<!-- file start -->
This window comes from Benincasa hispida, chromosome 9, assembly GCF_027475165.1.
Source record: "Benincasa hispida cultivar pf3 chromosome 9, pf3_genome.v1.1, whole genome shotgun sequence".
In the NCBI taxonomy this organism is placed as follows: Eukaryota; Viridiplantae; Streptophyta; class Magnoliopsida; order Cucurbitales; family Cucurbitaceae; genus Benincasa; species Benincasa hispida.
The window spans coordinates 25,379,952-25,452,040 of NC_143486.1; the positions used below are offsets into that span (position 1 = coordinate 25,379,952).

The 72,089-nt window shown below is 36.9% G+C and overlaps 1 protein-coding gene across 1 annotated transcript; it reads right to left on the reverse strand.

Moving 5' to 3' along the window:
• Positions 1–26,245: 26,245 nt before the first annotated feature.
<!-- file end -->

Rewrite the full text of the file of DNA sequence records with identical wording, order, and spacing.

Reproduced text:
This window comes from Benincasa hispida, chromosome 9, assembly GCF_027475165.1.
Source record: "Benincasa hispida cultivar pf3 chromosome 9, pf3_genome.v1.1, whole genome shotgun sequence".
In the NCBI taxonomy this organism is placed as follows: Eukaryota; Viridiplantae; Streptophyta; class Magnoliopsida; order Cucurbitales; family Cucurbitaceae; genus Benincasa; species Benincasa hispida.
The window spans coordinates 25,379,952-25,452,040 of NC_143486.1; the positions used below are offsets into that span (position 1 = coordinate 25,379,952).

The 72,089-nt window shown below is 36.9% G+C and overlaps 1 protein-coding gene across 1 annotated transcript; it reads right to left on the reverse strand.

Moving 5' to 3' along the window:
• Positions 1–26,245: 26,245 nt before the first annotated feature.